Then I opened my eyes and let myself remember.
They’d packed it all up, our house, emptied it, boxed it up, left it vacant and tidy for other people who would sleep in my room and play in my garden. Find my best marbles lost last summer in one of the flower beds. Laugh at my growing chart my father had pencilled against the hall wall. I turned myself round, knelt up on the back seat and stared out of the window as familiar places slid by and out of grasp. Longer stretches of green appeared and fields with cows and big houses hidden behind high hedges. After a while, I grew sleepy, the way I always did on long car journeys, dozed a bit then woke with a jolt when we pulled up at a level crossing. My mother and father were talking again, saying something about keys and electricity switches and my mother sounded excited, talking in the rapid way she did whenever she was particularly pleased about something. Like the time she bought an ugly, old chair off a rag and bone man and could not believe her luck in finding what she called an antique. The chair had sat in the living room until its smell of tom cats and seedy old men became too overpowering. I must have slept again for when I opened my eyes, there was a thin line of something very like sea on the left, a long stretch of promenade with empty benches and then we turned sharply right, another right and finally the car was still, the drone of the engine gone. We had, apparently, arrived.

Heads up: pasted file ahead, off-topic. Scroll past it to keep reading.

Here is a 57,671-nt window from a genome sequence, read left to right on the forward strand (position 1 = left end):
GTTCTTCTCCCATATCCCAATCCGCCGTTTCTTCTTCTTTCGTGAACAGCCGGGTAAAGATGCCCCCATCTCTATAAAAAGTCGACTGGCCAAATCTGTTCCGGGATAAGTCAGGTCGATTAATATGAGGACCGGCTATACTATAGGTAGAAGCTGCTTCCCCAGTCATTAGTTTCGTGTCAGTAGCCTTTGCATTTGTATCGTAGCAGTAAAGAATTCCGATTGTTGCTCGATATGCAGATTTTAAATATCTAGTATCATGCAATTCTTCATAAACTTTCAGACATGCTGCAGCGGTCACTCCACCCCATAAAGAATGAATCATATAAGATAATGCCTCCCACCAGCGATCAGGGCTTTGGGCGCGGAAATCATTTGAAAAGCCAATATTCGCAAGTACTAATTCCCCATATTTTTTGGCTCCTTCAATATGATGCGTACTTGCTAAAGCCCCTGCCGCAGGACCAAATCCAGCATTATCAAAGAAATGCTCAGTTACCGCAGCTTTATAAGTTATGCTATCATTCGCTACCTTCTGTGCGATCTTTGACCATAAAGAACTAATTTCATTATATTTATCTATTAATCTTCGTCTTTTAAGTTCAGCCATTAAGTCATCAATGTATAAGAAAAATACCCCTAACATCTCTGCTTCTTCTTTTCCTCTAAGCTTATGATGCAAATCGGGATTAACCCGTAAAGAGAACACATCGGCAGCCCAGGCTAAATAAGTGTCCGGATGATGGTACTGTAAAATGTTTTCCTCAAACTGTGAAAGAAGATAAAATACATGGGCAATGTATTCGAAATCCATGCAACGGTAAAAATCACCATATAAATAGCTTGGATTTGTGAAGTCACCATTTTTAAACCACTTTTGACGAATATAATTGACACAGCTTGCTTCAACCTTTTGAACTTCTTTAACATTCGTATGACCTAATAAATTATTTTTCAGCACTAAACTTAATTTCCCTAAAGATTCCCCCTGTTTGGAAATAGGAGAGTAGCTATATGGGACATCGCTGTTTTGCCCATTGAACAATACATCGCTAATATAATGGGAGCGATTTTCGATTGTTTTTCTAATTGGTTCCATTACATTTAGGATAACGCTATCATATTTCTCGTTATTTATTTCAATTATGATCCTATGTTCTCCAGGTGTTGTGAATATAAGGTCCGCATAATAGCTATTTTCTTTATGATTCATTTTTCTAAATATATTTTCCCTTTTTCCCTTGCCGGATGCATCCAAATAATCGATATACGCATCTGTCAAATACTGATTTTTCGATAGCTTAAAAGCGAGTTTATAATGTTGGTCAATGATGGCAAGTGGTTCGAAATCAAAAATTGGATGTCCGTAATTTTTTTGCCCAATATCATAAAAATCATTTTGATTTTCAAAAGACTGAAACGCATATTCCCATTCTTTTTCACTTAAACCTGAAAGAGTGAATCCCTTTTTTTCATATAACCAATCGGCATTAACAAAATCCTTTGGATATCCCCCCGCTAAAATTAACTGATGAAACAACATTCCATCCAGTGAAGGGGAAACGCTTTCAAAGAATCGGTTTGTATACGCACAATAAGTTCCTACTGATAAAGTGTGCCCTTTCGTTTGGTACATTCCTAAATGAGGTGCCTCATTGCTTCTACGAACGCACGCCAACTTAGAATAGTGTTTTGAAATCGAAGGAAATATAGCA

The house was old. It was the first thing I noticed when we pulled into the kerb in front of the long terrace of houses. Number 8, Sea View Parade was an old house. The estate agent’s board, stuck into the overgrown pretence of a front garden, shouted out SOLD in bold letters as if not quite believing the fact. If the faintest glimmer of anticipation had begun to stir in me when I had first spotted the sea, it was instantly extinguished. Like a firework that finds itself placed in damp, sodden ground. Besides, it was a cheat. There might have been a sea view when the terrace was first built a century or more before, but a couple of roads of squat bungalows now sat barring its claim to the name. My mother fished for keys buried deep in one of the many bags gathered around her feet while I sat firmly entrenched in my back seat. Although my legs were stiff from three hours in the car, my head thick with the stifled air, I was determined to be stubborn. It was the only thing I could think of to express my fury.